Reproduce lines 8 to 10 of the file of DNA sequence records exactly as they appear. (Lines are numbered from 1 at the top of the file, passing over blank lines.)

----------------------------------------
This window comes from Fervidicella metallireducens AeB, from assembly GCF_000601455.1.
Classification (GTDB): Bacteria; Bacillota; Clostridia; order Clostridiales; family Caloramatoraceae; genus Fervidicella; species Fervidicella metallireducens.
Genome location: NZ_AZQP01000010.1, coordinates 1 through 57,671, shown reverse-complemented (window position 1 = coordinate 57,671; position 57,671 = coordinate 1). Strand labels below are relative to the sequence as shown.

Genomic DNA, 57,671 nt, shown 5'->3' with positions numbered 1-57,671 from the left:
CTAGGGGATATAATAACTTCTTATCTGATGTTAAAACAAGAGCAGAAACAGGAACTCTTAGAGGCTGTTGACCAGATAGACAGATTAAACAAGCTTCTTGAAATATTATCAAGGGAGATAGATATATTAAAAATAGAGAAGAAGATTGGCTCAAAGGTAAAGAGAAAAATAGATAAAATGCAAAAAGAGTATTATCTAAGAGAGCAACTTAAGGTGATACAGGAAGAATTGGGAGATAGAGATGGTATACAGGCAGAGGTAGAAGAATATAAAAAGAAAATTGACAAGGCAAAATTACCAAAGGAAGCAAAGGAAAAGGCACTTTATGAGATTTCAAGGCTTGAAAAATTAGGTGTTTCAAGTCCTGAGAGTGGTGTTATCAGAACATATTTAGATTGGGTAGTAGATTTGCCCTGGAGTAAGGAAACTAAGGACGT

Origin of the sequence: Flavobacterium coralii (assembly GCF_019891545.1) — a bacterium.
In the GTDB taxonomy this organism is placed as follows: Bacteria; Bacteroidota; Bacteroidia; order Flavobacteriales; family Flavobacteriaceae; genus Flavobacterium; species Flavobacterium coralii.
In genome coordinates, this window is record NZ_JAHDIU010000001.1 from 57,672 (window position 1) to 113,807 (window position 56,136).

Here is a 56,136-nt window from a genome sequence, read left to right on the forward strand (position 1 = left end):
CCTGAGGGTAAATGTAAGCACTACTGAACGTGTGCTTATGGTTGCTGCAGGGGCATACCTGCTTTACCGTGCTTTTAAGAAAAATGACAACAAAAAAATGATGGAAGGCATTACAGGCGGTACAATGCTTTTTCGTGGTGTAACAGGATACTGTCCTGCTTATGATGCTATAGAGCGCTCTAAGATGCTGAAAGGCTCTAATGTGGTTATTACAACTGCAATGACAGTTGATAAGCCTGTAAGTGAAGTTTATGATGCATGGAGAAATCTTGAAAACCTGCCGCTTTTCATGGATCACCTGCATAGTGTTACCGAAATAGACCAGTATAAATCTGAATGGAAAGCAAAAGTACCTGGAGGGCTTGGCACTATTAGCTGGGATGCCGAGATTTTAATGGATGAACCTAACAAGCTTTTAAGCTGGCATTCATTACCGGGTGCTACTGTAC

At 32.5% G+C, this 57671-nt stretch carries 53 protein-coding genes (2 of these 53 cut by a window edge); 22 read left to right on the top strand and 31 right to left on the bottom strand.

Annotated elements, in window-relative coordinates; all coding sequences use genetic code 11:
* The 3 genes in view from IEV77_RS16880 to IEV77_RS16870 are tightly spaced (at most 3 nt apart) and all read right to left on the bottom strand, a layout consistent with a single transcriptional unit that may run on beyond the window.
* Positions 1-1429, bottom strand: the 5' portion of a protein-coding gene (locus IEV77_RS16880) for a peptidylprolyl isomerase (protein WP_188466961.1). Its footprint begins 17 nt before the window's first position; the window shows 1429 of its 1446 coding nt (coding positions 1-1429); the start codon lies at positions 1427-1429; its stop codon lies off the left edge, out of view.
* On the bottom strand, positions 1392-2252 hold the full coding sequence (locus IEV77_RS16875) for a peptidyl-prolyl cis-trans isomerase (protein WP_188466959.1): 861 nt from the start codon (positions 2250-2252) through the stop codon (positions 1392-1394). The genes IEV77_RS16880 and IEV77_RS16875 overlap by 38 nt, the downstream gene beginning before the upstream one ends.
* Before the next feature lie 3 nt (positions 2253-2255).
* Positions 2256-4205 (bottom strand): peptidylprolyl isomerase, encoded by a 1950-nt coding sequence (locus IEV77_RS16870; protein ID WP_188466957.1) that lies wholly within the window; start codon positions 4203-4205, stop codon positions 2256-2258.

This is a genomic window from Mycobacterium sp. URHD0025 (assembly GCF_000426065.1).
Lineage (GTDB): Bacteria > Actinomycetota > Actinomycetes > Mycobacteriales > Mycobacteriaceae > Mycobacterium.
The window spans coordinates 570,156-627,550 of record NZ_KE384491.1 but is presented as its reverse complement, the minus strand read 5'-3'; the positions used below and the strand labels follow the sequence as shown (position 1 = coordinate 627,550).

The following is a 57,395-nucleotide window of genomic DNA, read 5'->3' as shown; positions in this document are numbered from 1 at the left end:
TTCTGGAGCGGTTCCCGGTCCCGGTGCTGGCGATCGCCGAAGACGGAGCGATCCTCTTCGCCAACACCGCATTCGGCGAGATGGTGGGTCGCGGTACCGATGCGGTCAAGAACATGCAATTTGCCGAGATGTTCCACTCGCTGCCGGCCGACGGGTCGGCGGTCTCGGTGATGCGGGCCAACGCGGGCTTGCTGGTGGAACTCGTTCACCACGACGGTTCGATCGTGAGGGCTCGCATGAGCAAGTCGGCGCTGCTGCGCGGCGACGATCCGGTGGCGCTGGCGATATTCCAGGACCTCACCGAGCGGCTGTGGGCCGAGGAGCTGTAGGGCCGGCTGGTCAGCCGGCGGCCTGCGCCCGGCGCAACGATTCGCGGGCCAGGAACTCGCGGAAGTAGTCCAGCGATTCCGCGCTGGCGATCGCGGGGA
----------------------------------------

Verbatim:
In genome coordinates, this window is record NZ_JAHDIU010000001.1 from 57,672 (window position 1) to 113,807 (window position 56,136).

Here is a 56,136-nt window from a genome sequence, read left to right on the forward strand (position 1 = left end):
CCTGAGGGTAAATGTAAGCACTACTGAACGTGTGCTTATGGTTGCTGCAGGGGCATACCTGCTTTACCGTGCTTTTAAGAAAAATGACAACAAAAAAATGATGGAAGGCATTACAGGCGGTACAATGCTTTTTCGTGGTGTAACAGGATACTGTCCTGCTTATGATGCTATAGAGCGCTCTAAGATGCTGAAAGGCTCTAATGTGGTTATTACAACTGCAATGACAGTTGATAAGCCTGTAAGTGAAGTTTATGATGCATGGAGAAATCTTGAAAACCTGCCGCTTTTCATGGATCACCTGCATAGTGTTACCGAAATAGACCAGTATAAATCTGAATGGAAAGCAAAAGTACCTGGAGGGCTTGGCACTATTAGCTGGGATGCCGAGATTTTAATGGATGAACCTAACAAGCTTTTAAGCTGGCATTCATTACCGGGTGCTACTGTAC